All 74 patients had a thoracic epidural catheter inserted between the Th8 and Th10 level before induction of anesthesia. For medical reasons, two of the patients had patient-controlled analgesia instead of epidural anesthesia (EDA). Patients were given EDA (bupivacain and sufentanil) before surgery began, and this was continued up to 8 days postoperatively. Anesthesia was induced by fentanyl and sodium thiopental, and after administration of rocuronium and fentanyl, the trachea was intubated and mechanical ventilation started. Anasthesia was maintained with isoflurane and intermittent doses of fentanyl.

Large amounts of combined fluids (crystalloids and colloids) were administered peri-operatively, based on evaluation of the blood loss, blood pressure, pulse rate, central venous pressure, urinary output, body temperature, and skin turgor (Table 2; patient baseline data has also been presented previously [12]). Post-operative pain management was mainly based on epidural anesthesia but often other analgesics had to be added.

Table 2 Peri-operative and post-operative fluid therapy a,b

Cytoreductive surgery and hyperthermic intraperitoneal chemotherapy

CRS was performed as described by Sugarbaker, and HIPEC was given by means of the Coliseum technique [6, 17]. The selection of drugs for HIPEC was based on previous studies [1] patients with PMP received mitomycin C and patients with colorectal cancer received oxaliplatin, while patients with ovarian cancer, gastric cancer, or mesothelioma were treated with a combination of cisplatinand doxorubicin. The duration of perfusion with oxaliplatin was 30 minutes, and for all other drugs it was 90 minutes. Tumor load and completeness of cytoreduction (CC) for peritoneal carcinomatosis were recorded using the PCI and the CC score directly after surgery, as described previously [1, 17]. Of the 76 patients, 20 patients received pre-operative chemotherapy, and the mean PCIfor the patients was 23 (range 3–39, PCIwas missing for 13 patients). Diaphragm stripping was performed in 52 patients, and a stoma was created for 44 patients.

For the purpose of this study and to assess the pulmonary AEs resulting from the extent of the surgical trauma, the abdomen was divided with two transverse and two sagittal planes in a fashion similar to the abdominal-pelvic and small bowel regions of the PCI system [18] (Figure 1). All patients could then be classified as presented in Table 3. Thus, upper abdominal surgery only was performed for 6 patients, mid-abdominal only for 2, lower abdominal only for 16 patients, and both upper and lower abdominal for 52.

Figure 1
figure 1

Peritoneal Cancer Index (PCI). PCI was used to measure the implant size and the distribution of the tumor in the abdomen. For the purpose of this study the abdomen was divided into: (A) upper abdominal regions (1 to 3), (B) middle abdominal regions (0, 4, 8 to12), and (C) lower abdominal regions 5 to 7. The PCI is printed with permission from the originator, Dr. Sugarbaker [18].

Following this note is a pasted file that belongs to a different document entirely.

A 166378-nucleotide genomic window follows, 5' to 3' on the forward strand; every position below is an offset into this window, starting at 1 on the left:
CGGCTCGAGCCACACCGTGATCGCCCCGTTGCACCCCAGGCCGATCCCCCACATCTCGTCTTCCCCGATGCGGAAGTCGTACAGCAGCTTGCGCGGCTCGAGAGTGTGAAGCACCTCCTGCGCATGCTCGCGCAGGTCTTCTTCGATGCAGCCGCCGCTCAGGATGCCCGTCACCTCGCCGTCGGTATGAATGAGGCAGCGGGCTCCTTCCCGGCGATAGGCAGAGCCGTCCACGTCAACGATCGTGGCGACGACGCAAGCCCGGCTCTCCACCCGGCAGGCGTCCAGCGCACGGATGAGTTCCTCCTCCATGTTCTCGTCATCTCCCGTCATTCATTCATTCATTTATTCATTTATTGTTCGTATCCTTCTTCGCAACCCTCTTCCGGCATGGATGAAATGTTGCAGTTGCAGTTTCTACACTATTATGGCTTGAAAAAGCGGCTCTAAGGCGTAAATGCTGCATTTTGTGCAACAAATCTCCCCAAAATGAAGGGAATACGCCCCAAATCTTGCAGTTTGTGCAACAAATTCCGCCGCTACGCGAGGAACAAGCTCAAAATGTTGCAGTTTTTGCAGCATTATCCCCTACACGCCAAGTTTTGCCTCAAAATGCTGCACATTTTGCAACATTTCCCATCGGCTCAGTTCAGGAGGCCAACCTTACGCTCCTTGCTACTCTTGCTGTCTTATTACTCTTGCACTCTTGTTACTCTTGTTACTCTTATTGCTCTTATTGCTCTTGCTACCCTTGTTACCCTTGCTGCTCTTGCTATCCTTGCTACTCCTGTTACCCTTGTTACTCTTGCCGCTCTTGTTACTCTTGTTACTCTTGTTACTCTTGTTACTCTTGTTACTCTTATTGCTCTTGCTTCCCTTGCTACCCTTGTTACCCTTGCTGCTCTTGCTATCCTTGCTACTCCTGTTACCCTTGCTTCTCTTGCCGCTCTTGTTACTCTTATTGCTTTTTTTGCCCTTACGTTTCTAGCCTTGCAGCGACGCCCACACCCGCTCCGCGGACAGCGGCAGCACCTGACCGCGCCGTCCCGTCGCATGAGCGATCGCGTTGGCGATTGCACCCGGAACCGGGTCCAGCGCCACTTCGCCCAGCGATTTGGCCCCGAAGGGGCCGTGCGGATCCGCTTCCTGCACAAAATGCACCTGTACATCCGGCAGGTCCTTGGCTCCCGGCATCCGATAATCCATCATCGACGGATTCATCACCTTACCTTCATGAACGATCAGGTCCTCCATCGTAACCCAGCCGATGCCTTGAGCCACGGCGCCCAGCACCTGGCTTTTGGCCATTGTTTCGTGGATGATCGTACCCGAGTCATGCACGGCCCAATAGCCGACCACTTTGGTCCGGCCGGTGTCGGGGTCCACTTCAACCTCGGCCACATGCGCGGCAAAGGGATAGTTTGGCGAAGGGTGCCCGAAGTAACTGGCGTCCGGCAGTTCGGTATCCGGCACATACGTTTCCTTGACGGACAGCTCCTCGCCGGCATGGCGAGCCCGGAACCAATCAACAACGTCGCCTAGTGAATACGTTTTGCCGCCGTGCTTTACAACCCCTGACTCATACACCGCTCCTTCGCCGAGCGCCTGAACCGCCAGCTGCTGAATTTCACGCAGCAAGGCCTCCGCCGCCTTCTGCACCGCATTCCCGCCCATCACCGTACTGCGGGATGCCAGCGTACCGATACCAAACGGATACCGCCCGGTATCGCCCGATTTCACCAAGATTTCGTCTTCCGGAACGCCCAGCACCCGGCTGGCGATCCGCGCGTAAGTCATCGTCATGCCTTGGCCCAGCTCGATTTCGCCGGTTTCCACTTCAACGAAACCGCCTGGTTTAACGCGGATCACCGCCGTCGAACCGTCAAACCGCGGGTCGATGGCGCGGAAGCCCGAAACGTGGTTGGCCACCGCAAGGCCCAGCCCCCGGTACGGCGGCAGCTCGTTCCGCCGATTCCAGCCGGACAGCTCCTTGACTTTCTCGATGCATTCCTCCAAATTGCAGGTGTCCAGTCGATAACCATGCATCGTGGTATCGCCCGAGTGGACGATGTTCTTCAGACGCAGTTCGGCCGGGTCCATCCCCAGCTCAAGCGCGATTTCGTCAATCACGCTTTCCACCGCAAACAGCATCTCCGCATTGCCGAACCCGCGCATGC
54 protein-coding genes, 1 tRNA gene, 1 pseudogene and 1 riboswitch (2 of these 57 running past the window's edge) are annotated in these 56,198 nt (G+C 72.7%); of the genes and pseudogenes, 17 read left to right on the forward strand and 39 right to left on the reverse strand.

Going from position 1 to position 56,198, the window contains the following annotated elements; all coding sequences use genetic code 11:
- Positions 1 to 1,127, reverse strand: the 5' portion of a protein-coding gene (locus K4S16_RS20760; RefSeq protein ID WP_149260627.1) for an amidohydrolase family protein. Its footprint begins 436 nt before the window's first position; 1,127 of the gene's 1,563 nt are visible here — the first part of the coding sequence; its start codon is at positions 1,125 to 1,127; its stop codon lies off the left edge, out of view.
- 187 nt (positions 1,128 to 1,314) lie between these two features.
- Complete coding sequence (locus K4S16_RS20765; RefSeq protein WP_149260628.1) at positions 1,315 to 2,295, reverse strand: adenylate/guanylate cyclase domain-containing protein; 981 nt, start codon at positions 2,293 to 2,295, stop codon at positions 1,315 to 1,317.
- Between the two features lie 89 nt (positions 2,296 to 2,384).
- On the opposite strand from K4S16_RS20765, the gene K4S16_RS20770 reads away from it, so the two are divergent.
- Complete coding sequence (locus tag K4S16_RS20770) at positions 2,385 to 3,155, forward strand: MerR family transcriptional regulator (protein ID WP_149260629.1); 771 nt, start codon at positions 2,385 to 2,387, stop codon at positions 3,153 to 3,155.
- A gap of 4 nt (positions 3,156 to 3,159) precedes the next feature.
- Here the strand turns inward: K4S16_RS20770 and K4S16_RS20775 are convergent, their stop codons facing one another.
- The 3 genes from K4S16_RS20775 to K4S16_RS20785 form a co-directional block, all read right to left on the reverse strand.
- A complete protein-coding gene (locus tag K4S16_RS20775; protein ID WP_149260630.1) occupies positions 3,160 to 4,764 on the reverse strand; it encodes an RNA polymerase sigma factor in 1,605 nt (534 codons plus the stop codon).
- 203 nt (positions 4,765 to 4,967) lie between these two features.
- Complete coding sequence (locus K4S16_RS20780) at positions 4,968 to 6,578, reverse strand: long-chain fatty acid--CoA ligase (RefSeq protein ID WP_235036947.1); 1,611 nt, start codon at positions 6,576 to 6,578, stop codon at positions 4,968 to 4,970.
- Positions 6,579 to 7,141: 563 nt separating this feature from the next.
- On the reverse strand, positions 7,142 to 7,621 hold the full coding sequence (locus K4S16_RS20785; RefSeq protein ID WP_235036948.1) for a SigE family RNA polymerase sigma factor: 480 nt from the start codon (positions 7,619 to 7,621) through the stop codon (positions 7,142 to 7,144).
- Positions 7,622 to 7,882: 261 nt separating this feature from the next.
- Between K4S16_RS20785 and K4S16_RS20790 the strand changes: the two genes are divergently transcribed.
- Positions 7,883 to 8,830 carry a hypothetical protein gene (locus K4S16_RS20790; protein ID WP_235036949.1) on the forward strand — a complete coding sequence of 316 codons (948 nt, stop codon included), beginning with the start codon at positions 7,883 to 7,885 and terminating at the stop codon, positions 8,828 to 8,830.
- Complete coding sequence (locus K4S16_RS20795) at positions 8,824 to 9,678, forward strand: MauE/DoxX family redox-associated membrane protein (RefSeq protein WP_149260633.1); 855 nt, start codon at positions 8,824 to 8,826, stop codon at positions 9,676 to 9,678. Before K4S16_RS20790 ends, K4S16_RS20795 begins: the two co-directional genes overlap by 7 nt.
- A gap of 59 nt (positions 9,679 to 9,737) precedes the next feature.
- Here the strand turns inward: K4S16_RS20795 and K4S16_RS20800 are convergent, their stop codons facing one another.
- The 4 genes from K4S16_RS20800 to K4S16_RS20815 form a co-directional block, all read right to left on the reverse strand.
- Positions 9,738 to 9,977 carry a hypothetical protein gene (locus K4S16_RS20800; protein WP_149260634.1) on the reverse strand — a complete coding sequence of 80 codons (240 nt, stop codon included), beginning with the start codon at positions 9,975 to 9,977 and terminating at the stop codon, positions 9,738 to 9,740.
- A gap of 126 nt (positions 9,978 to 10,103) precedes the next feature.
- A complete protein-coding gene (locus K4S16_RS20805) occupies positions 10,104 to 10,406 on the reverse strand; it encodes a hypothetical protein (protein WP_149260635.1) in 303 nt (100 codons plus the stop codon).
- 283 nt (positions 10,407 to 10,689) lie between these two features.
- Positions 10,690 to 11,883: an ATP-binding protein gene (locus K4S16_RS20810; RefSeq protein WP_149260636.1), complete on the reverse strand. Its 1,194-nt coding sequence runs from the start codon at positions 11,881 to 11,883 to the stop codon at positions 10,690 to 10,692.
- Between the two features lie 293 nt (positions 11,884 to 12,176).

Table 3 Classifications of the operating site

Postoperative recovery

Post-operative recovery of patients in this study was defined as mobilization [19] (patients standing up, sitting down on a chair, washing themselves, and walking for the first time after surgery), and drinking, eating, and having bowel movements or flatulence [19]. Patients were mobilized in accordance with a specially designed mobilization schedule after surgery [12].

Radiological assessment of the thoracic organs and grading of pulmonary adverse events

The radiological images included chest radiography and thoracic computed tomography (CT). For the purposes of this study, gradations were assessed on opacities or infiltrates in each lung consistent with atelectasis, pleural effusion on each side, and signs of congestive heart failure (CHF). The gradations are presented in Table 4. For patients who had images taken more than once during the first post-operative week, the image rated as the higher grade was used.

Table 4 Gradation of pulmonary adverse events made for the purpose of this study a

The intervention group

With respect to progress in their recovery process, patients who had an invasive intervention as a result of their pulmonary AE(s) were compared with those who received no intervention. Invasive intervention (thoracocentesis and chest tubes) was performed if there was presence of respiratory distress, including dyspnea, tachypnea, or poor saturation.

Statistical analysis

Inter-rater analysis between the two radiologists’ gradations of atelectasis, pleural effusion, and heart failure was performed using Cohen’s κ- value. To test the probability of association between the effects of pulmonary AE on recovery variables, the Mann–Whitney U-test or Kruskal–Wallis test was performed. To test the probability of association between clinical data on post-operative recovery variables, univariate analysis of each clinical and post-operative recovery variables was tested using the χ2 or Fishers’ exact test for categorical data, and the Mann–Whitney U-test or Kruskal–Wallis test for continuous data. A general linear model in a multivariate analysis was used for correlation analysis between post-operative recovery variables and pulmonary AEs with a 95% confidence interval (CI). Correlation analysis between different variables was tested using Spearman’s rank correlation. P < 0.05 was considered significant.


General considerations

Sixty-two patients had post-operative imaging, 60 of which were chest radiographs. Both atelectasis and pleural effusion in grades 1–4 were seen in 69% of the patients, and 15% had enlargement, dilatation or congestion of pulmonary vessels (Table 5). Cohen’s weighted kappa (κ) value between the two radiologists was 0.45 for atelectasis and 0.41 for pleural effusion and heart failure, indicating moderate agreement between the two radiologists.

Table 5 Pulmonary adverse events occurring in 62 patients (60 radiographs and 2 computed tomography scans) during post-surgery week 1, and comparison between gradations performed by radiologist 1 and 2